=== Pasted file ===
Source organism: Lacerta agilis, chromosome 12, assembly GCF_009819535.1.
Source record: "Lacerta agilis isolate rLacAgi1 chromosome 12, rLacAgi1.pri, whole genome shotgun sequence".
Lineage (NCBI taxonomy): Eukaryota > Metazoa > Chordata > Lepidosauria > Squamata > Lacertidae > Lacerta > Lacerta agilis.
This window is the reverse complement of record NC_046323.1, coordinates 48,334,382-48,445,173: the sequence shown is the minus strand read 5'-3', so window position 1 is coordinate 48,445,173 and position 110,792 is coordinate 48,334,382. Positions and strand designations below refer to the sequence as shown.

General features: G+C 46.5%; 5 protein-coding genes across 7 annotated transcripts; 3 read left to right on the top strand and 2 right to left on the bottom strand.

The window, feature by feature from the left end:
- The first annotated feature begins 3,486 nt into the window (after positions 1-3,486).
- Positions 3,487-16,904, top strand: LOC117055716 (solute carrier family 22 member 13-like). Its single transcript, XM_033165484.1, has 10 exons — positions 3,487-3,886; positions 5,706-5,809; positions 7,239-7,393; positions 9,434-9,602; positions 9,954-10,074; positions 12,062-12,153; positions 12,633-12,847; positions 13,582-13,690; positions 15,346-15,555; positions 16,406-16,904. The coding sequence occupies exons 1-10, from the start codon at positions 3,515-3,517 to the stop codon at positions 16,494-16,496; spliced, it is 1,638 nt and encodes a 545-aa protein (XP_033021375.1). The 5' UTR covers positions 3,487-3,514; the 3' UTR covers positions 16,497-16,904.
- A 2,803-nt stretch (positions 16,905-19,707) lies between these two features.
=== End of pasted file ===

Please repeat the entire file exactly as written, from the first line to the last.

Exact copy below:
Source organism: Lacerta agilis, chromosome 12, assembly GCF_009819535.1.
Source record: "Lacerta agilis isolate rLacAgi1 chromosome 12, rLacAgi1.pri, whole genome shotgun sequence".
Lineage (NCBI taxonomy): Eukaryota > Metazoa > Chordata > Lepidosauria > Squamata > Lacertidae > Lacerta > Lacerta agilis.
This window is the reverse complement of record NC_046323.1, coordinates 48,334,382-48,445,173: the sequence shown is the minus strand read 5'-3', so window position 1 is coordinate 48,445,173 and position 110,792 is coordinate 48,334,382. Positions and strand designations below refer to the sequence as shown.

General features: G+C 46.5%; 5 protein-coding genes across 7 annotated transcripts; 3 read left to right on the top strand and 2 right to left on the bottom strand.

The window, feature by feature from the left end:
- The first annotated feature begins 3,486 nt into the window (after positions 1-3,486).
- Positions 3,487-16,904, top strand: LOC117055716 (solute carrier family 22 member 13-like). Its single transcript, XM_033165484.1, has 10 exons — positions 3,487-3,886; positions 5,706-5,809; positions 7,239-7,393; positions 9,434-9,602; positions 9,954-10,074; positions 12,062-12,153; positions 12,633-12,847; positions 13,582-13,690; positions 15,346-15,555; positions 16,406-16,904. The coding sequence occupies exons 1-10, from the start codon at positions 3,515-3,517 to the stop codon at positions 16,494-16,496; spliced, it is 1,638 nt and encodes a 545-aa protein (XP_033021375.1). The 5' UTR covers positions 3,487-3,514; the 3' UTR covers positions 16,497-16,904.
- A 2,803-nt stretch (positions 16,905-19,707) lies between these two features.